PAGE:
This article examines the experience of democratic participation during the European Community’s most undemocratic era, 1948-1973. An important segment of European activists, a suffrage movement of sorts, considered European-wide elections as the most effective technique of communicating European unity and establishing the EC’s democratic credentials. Going beyond strictly information dissemination, direct elections would engage citizens in ways pamphlets, protests, and petitions could not. Other political elites, however, preferred popular democracy in the form of national referendums, if at all. This article examines the origins and implications of incorporating the two democratic procedures (national referendums and direct elections) into the EC by the end of the 1970s. It also identifies a perceived deficit in democracy as a spectre that has haunted European activists since the first post-war European institutions of the late 1940s, a spectre that has always been closely related to an information deficit. Based on archival research across Western Europe, this article touches upon the larger historiographical issues of European democratization, political communication, and the role of elections in European unity.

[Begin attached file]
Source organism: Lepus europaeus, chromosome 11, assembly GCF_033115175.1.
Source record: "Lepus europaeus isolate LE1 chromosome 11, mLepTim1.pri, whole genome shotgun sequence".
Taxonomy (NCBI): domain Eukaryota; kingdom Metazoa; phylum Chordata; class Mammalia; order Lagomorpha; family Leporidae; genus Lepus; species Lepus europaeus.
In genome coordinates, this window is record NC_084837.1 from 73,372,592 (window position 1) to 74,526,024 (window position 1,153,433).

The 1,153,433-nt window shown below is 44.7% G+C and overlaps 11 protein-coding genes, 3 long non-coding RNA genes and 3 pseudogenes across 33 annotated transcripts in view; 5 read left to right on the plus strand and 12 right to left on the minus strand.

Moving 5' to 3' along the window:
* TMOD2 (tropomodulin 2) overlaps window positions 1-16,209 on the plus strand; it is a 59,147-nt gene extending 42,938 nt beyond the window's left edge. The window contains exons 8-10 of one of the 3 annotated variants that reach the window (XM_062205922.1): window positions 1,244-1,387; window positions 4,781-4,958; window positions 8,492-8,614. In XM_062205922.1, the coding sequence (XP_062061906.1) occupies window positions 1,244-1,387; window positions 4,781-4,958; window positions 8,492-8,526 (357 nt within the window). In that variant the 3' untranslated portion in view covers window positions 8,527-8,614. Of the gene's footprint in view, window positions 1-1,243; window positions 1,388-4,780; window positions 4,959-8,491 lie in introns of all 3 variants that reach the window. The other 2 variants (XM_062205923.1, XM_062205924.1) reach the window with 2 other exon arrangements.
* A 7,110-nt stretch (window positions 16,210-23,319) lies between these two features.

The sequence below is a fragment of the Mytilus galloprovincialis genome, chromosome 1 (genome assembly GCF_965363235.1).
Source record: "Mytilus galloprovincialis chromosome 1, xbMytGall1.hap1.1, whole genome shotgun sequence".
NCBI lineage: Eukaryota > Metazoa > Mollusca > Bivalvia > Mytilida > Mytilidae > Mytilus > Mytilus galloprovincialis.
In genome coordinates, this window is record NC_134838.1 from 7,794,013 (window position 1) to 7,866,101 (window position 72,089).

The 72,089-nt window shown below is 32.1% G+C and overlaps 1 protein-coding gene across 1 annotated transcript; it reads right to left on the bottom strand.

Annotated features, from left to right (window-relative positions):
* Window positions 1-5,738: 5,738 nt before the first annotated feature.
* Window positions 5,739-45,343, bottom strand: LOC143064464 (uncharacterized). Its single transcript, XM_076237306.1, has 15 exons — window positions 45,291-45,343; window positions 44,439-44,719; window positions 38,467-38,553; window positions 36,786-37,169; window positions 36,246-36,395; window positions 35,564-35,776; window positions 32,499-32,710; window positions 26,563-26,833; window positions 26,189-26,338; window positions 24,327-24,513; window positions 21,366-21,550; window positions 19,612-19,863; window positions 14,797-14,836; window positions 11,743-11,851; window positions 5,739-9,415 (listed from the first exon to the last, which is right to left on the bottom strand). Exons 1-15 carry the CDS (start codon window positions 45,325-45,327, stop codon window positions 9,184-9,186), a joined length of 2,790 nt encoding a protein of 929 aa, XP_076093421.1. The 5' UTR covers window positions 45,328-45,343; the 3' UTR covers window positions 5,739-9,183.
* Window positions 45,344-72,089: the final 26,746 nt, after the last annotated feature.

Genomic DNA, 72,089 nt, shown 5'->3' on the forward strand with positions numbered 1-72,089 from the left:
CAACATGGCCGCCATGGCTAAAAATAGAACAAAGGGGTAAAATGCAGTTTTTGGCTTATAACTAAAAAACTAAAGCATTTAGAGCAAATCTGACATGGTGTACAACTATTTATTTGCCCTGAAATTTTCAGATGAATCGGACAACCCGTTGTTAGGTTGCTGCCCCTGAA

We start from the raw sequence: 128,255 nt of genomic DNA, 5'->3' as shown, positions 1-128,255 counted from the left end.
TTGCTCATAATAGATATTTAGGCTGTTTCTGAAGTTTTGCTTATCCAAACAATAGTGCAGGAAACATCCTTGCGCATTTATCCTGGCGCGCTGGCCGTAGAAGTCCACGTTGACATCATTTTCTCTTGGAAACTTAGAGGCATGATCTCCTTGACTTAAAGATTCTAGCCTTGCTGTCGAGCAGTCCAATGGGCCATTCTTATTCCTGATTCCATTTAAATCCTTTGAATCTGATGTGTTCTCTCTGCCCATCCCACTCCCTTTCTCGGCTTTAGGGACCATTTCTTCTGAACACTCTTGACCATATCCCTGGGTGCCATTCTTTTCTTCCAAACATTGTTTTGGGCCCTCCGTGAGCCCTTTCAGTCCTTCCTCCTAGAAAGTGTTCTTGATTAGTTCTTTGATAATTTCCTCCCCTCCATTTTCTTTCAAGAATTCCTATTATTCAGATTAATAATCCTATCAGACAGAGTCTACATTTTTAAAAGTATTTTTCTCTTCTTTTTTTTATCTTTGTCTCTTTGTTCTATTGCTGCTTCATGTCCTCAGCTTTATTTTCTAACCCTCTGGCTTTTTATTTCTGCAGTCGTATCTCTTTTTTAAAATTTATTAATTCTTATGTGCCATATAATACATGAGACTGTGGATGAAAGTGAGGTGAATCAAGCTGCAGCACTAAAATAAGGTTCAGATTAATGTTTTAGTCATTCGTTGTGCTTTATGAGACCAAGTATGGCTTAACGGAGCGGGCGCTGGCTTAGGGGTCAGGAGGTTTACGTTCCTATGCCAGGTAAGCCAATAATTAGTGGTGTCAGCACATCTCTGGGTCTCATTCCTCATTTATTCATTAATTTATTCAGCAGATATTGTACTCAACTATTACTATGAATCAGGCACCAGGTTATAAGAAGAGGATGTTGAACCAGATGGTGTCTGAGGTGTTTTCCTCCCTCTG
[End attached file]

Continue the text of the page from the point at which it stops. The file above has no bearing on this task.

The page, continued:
European Community, European Parliament, Democratization, Political Communication, Direct Elections, Referendum, European Movement
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